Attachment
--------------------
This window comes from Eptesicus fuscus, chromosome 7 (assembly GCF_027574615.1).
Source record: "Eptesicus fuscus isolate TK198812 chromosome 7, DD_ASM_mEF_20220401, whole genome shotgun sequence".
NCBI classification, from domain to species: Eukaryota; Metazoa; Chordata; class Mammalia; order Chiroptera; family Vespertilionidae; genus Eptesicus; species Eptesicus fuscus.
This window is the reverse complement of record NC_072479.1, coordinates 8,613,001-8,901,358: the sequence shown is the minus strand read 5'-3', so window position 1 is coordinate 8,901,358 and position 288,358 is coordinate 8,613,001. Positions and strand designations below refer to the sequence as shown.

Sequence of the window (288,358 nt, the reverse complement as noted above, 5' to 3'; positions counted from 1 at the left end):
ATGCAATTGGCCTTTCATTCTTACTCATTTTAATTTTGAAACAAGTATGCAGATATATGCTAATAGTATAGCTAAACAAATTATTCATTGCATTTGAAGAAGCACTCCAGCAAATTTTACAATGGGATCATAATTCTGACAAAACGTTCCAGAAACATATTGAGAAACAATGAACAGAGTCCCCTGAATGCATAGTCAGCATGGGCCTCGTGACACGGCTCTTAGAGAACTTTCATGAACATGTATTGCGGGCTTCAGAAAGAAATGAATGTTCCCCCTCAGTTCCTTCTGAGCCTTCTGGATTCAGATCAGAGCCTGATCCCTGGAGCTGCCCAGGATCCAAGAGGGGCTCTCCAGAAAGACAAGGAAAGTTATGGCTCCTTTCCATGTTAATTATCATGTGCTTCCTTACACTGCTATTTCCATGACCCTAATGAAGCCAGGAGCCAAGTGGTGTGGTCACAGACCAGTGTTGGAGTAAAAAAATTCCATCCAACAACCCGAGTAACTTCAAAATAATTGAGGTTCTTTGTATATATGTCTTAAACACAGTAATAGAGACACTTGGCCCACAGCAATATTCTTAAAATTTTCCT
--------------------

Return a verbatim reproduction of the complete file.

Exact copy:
This window comes from Eptesicus fuscus, chromosome 7 (assembly GCF_027574615.1).
Source record: "Eptesicus fuscus isolate TK198812 chromosome 7, DD_ASM_mEF_20220401, whole genome shotgun sequence".
NCBI classification, from domain to species: Eukaryota; Metazoa; Chordata; class Mammalia; order Chiroptera; family Vespertilionidae; genus Eptesicus; species Eptesicus fuscus.
This window is the reverse complement of record NC_072479.1, coordinates 8,613,001-8,901,358: the sequence shown is the minus strand read 5'-3', so window position 1 is coordinate 8,901,358 and position 288,358 is coordinate 8,613,001. Positions and strand designations below refer to the sequence as shown.

Sequence of the window (288,358 nt, the reverse complement as noted above, 5' to 3'; positions counted from 1 at the left end):
ATGCAATTGGCCTTTCATTCTTACTCATTTTAATTTTGAAACAAGTATGCAGATATATGCTAATAGTATAGCTAAACAAATTATTCATTGCATTTGAAGAAGCACTCCAGCAAATTTTACAATGGGATCATAATTCTGACAAAACGTTCCAGAAACATATTGAGAAACAATGAACAGAGTCCCCTGAATGCATAGTCAGCATGGGCCTCGTGACACGGCTCTTAGAGAACTTTCATGAACATGTATTGCGGGCTTCAGAAAGAAATGAATGTTCCCCCTCAGTTCCTTCTGAGCCTTCTGGATTCAGATCAGAGCCTGATCCCTGGAGCTGCCCAGGATCCAAGAGGGGCTCTCCAGAAAGACAAGGAAAGTTATGGCTCCTTTCCATGTTAATTATCATGTGCTTCCTTACACTGCTATTTCCATGACCCTAATGAAGCCAGGAGCCAAGTGGTGTGGTCACAGACCAGTGTTGGAGTAAAAAAATTCCATCCAACAACCCGAGTAACTTCAAAATAATTGAGGTTCTTTGTATATATGTCTTAAACACAGTAATAGAGACACTTGGCCCACAGCAATATTCTTAAAATTTTCCT